Robert McCrum does some thinking about book titles: (Observer)
Seth Godin rants about Marketing textbooks.
Actually, if you're stuck for a title, Shakespeare is a good place to start: Brave New World (The Tempest); Remembrance of Things Past (The Sonnets); The Sound and the Fury (Macbeth); The Dogs of War (Julius Caesar); Cakes and Ale (Twelfth Night). Apart from quoting Donne (For Whom the Bell Tolls) or the Bible (The Power and the Glory) or TS Eliot (A Handful of Dust), you can fall back on theory. Some say a good title must contain a conflict (Crime and Punishment); others that one word is best (Atonement; Money); or that exotic confections (Zen and the Art of Motorcycle Maintenance) make good box office.
The truth is, as William Goldman has it, "nobody knows anything".
The solution seems simple to me. Professors should be spending their time devising pages or chapterettes or even entire chapters on topics that matter to them, then publishing them for free online. (it's part of their job, remember?) When you have a class to teach, assemble 100 of the best pieces, put them in a pdf or on a kindle or a website (or even in a looseleaf notebook) and there, you're done. You just saved your intro marketing class about $15,000. Every semester. Any professor of intro marketing who is assigning a basic old-school textbook is guilty of theft or laziness.Burning a 'gay teen book' in Wisconsin could become a legal matter (Observer):
JISC (UK) produce a report that suggests that the potential Orphan work problem in the UK could extend to 50mm items. It's not just about books.
Siems said there was clearly "a bit of theatre" in the lawsuit which followed. "They've filed a lawsuit which has little possibility of going forward legally, and they're asking for damages which include the right to burn a book. It does seem more to gain publicity than a real serious challenge." But, he said, PEN remained very concerned about the impulse behind the claim. "This is a group of people trying aggressively to rid the library of these books and that's very serious - it needs to be fought."
The claimants, he said, "have a right to continue to express their views, and this in a way is a creative attempt to express those views". But it's "also a dangerous game when you're talking about something like book burning, calling on the law to burn books. It's certainly completely un-American, and if they paused, I think they would agree."
The scale and impact of Orphan Works across the public sector confirms that the presence of Orphan Works is in essence locking up culture and other public sector content and preventing organisations from serving the public interest. Works of little and/or variable commercial value but high academic and cultural significance are languishing unused. Access to an immense amount of this material, essential for education and scholarship, is consequently badly constrained, whilst scarce public sector resources are being used up on complex and unreliable ‘due diligence’ compliance. Without any kind of UK or European Union-wide legal certainty, there will remain a major risk for all users of Orphan Works. The quantity of Orphan Works and their impact is only accelerating as content is being created and digitised without adherence to any single internationally recognised standard for capturing provenance information.Six lessons from an e-Book project at Northwest Missouri State college: (Chronicle)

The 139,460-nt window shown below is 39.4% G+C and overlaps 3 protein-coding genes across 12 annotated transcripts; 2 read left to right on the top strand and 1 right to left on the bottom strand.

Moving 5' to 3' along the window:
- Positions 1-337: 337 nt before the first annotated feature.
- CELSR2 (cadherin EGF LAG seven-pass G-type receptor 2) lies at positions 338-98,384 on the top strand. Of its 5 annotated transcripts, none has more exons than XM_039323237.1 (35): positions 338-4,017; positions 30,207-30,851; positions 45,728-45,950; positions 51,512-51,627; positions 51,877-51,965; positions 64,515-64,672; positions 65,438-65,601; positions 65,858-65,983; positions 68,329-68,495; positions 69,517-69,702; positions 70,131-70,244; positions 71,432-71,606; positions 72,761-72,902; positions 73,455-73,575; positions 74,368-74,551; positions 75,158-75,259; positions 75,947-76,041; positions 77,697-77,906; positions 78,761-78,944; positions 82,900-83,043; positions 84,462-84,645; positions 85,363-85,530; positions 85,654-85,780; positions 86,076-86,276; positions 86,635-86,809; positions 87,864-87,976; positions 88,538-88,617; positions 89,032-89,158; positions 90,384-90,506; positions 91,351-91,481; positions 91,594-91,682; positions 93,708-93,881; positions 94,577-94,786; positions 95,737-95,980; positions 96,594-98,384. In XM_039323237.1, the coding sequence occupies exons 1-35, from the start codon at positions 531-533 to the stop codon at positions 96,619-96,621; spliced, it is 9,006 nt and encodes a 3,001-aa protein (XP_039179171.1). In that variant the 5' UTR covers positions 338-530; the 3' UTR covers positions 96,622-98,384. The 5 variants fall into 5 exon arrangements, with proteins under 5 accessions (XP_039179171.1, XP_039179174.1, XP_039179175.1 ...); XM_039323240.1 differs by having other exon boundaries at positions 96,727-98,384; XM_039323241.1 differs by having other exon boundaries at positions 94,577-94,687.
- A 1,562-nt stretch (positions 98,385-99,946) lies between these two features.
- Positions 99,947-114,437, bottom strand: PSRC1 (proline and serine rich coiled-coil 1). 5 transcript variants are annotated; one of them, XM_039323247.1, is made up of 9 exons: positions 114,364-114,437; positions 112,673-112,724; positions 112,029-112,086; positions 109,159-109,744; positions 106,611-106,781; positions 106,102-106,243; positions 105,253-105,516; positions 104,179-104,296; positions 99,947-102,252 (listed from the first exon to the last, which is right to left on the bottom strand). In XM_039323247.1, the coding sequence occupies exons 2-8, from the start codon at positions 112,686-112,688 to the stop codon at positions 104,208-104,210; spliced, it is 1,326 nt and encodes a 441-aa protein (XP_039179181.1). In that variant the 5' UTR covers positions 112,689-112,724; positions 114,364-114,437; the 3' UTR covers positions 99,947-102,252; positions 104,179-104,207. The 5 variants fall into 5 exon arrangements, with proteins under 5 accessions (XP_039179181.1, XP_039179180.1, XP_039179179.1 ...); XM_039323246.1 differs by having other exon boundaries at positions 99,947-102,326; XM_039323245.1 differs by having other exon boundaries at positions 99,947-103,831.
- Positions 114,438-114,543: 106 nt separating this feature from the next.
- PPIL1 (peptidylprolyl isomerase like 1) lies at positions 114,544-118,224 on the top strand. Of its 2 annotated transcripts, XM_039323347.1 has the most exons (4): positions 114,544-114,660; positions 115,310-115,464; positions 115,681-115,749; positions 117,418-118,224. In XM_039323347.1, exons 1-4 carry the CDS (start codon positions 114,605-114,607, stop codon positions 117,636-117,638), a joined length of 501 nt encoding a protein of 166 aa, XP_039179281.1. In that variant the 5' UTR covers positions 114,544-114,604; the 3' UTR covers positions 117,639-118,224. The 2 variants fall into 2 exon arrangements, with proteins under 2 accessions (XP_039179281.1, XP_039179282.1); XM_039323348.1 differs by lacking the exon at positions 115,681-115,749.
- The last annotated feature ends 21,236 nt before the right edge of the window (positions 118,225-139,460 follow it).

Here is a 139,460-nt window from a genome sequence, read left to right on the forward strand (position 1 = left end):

Peter Olson examines what the Kindle really means: (BookBusiness)
Then the university ran a pilot study with the Sony Reader, a device much like the Kindle (Sony was more responsive to the university's calls than Amazon was). University officials learned some sobering lessons about electronic books. Students who got the machines quickly asked for their printed books back because it was so awkward to navigate inside the e-books (though a newer version of the device works more gracefully).
Mr. Hubbard still dreams of lighter bookbags and lower costs, but the university is now moving more slowly — and running tests involving several different types of e-books. Publishers are clamoring to be part of the experiment.
The real issues are:
1. How can we enhance the reader’s overall experience—not just reading, but browsing, purchasing and library-building, and not just through print or digital media, but through a combination of both?
2. How can we create pricing options that will increase demand for books and offset the decline in book readership?
3. How can we build a new business model that is attractive to authors and sufficiently profitable for publishers and online retailers?
Asking baby boomers whether they will forego their affinity for printed books is irrelevant. The key to the future is whether e-books will be interesting enough to Generations X, Y and the millennials to capture a significant portion of their entertainment spending.
In Connecticut they take the development of Math courses into their own hands: (NYTimes)
So the district’s frustrated math teachers decided to rewrite the algebra curriculum, limiting it to about half of the 90 concepts typically covered in a high school course in hopes of developing a deeper understanding of key topics. Last year, they began replacing 1,000-plus-page math textbooks with their own custom-designed online curriculum; the lessons are typically written in Westport and then sent to a program in India, called HeyMath!, to jazz up the algorithms and problem sets with animation and sounds.